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Detecting and fending off attacks on computer systems is an enduring problem in computer security. In light of a plethora of different threats and the growing automation used by attackers, we are in urgent need of more advanced methods for attack detection. Manually crafting detection rules is by no means feasible at scale, and automatically generated signatures often lack context, such that they fall short in detecting slight variations of known threats.

In the thesis “Efficient Machine Learning for Attack Detection” [], we address the necessity of advanced attack detection. For the effective application of machine learning in this domain, a periodic retraining over time is crucial. We show that with the right data representation, efficient algorithms for mining substring statistics, and implementations based on probabilistic data structures, training the underlying model for establishing an higher degree of automation for defenses can be achieved in linear time.


External Human-Machine Interfaces (eHMIs) are expected to bridge the communication gap between an automated vehicle (AV) and pedestrians to replace the missing driver-pedestrian interaction. However, the relative impact of movement-based implicit communication and explicit communication with the aid of eHMIs on pedestrians has not been studied and empirically evaluated. In this study, we pit messages from an eHMI against different driving behaviors of an AV that yields to a pedestrian to understand whether pedestrians tend to pay more attention to the motion dynamics of the car or the eHMI in making road-crossing decisions. Our contributions are twofold: we investigate (1) whether the presence of eHMIs has any objective effect on pedestrians’ understanding of the vehicle’s intent, and (2) how the movement dynamics of the vehicle affect the perception of the vehicle intent and interact with the impact of an eHMI. Results show that (1) eHMIs help in convincing pedestrians of the vehicle’s yielding intention, particularly when the speed of the vehicle is slow enough to not be an obvious threat, but still fast enough to raise a doubt about a vehicle’s stopping intention, and (2) pedestrians do not blindly trust the eHMI: when the eHMI message and the vehicle’s movement pattern contradict, pedestrians fall back to movement-based cues. Our results imply that when explicit communication (eHMI) and implicit communication (motion-dynamics and kinematics) are in alignment and work in tandem, communication of the AV’s yielding intention can be facilitated most effectively. This insight can be useful in designing the optimal interaction between AVs and pedestrians from a user-centered design perspective when driver-centric communication is not available.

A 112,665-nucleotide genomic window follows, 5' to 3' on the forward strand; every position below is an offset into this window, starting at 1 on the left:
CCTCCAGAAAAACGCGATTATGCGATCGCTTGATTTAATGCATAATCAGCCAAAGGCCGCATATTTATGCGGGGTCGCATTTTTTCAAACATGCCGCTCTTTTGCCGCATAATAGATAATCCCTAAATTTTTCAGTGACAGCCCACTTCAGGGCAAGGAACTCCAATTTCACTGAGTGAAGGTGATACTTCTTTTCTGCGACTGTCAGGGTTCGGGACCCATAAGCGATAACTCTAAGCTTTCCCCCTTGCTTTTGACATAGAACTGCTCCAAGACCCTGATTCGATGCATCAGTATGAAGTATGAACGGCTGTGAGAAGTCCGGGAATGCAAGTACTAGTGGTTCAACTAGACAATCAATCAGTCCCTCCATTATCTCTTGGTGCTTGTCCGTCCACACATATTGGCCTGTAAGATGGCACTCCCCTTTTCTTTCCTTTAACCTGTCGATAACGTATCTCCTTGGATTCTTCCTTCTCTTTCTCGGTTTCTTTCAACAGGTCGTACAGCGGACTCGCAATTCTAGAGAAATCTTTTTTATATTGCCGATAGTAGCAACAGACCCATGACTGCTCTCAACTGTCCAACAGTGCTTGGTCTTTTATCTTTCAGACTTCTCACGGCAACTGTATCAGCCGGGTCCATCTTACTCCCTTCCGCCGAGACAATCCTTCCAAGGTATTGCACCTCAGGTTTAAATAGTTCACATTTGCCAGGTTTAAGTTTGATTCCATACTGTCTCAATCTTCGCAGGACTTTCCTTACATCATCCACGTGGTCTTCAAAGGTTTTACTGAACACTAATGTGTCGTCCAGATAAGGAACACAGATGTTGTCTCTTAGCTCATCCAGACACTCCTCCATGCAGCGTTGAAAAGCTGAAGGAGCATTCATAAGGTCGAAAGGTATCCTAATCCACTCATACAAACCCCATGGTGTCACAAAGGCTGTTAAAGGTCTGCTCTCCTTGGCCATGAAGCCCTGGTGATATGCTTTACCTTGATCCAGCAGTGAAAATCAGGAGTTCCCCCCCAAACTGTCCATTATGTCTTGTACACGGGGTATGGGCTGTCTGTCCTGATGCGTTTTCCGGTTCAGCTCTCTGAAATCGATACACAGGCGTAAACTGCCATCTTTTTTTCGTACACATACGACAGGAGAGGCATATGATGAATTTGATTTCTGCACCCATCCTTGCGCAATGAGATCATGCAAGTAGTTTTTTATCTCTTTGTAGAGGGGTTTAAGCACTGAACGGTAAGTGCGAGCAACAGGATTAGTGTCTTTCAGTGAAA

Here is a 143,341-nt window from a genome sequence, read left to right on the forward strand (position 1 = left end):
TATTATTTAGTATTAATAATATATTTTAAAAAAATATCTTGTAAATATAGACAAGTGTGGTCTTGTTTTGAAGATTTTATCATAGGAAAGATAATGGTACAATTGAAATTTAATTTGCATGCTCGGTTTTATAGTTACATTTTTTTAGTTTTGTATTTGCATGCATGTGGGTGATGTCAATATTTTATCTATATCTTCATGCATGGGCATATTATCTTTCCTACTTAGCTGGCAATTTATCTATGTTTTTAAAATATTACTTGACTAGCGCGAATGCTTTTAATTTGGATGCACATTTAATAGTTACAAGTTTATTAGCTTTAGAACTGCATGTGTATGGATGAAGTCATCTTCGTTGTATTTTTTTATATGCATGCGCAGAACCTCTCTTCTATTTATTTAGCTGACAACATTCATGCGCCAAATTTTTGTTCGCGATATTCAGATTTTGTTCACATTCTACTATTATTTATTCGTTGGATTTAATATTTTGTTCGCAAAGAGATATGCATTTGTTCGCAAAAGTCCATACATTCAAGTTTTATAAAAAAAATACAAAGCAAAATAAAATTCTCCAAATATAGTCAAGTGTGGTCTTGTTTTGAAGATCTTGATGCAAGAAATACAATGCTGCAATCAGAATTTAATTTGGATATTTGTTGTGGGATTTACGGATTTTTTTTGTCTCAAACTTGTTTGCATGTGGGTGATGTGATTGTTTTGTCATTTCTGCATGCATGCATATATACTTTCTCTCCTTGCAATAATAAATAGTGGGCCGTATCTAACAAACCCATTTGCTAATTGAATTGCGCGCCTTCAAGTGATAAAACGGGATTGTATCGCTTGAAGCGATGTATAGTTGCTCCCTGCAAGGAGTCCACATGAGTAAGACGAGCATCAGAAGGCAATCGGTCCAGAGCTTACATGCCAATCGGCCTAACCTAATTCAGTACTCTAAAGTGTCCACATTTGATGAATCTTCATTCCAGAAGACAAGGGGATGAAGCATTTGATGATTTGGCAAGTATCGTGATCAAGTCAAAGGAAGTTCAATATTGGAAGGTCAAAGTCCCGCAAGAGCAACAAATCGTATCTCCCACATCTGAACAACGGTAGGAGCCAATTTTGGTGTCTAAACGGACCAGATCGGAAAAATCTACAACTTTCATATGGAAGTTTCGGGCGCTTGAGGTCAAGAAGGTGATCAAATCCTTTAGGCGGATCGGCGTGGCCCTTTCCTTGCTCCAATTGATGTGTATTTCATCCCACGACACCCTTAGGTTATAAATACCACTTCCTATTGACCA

Secure connections are at the heart of today’s Internet infrastructure, protecting the confidentiality, authenticity, and integrity of communication. Achieving these security goals is the responsibility of cryptographic schemes, more specifically two main building blocks of secure connections. First, a key exchange protocol is run to establish a shared secret key between two parties over a, potentially, insecure connection. Then, a secure channel protocol uses that shared key to securely transport the actual data to be exchanged. While security notions for classical designs of these components are well-established, recently developed and standardized major Internet security protocols like Google’s QUIC protocol and the Transport Layer Security (TLS) protocol version 1.3 introduce novel features for which supporting security theory is lacking.

In my dissertation [], which this article summarizes, I studied these novel and advanced design aspects, introducing enhanced security models and analyzing the security of deployed protocols. For key exchange protocols, my thesis introduces a new model for multi-stage key exchange to capture that recent designs for secure connections establish several cryptographic keys for various purposes and with differing levels of security. It further introduces a formalism for key confirmation, reflecting a long-established practical design criteria which however was lacking a comprehensive formal treatment so far. For secure channels, my thesis captures the cryptographic subtleties of streaming data transmission through a revised security model and approaches novel concepts to frequently update key material for enhanced security through a multi-key channel notion. These models are then applied to study (and confirm) the security of the QUIC and TLS 1.3 protocol designs.


In this paper we present a methodology to automatically generate an accurate behavioral model from an analog circuit description. The current machine learning method is limited to circuits with up to 80 transistors, limiting our approach to small and mid size circuit blocks due to a state explosion problem. However, if complex building blocks such as IOT systems should be modeled, the current approach needs to recoup with feasible simulation and modeling time. To come up with a solution for this problem, we extend the current method by a compositional approach. The approach is illustrated upon an example from the area of autonomous driving. Our method decomposes this large example into smaller building blocks and models each of them automatically. All models are combined into a compositional hybrid automaton of the whole complex system.

Compared to the original state space, the building blocks operate on smaller and reduced state spaces and hence drastically reduce the complexity. Using a back-transformation on the compositional automaton, all values from the original state space can be reconstructed. Moreover, we perform a formal verification on the generated compositional automaton. Results from a meaningful example are presented and discussed.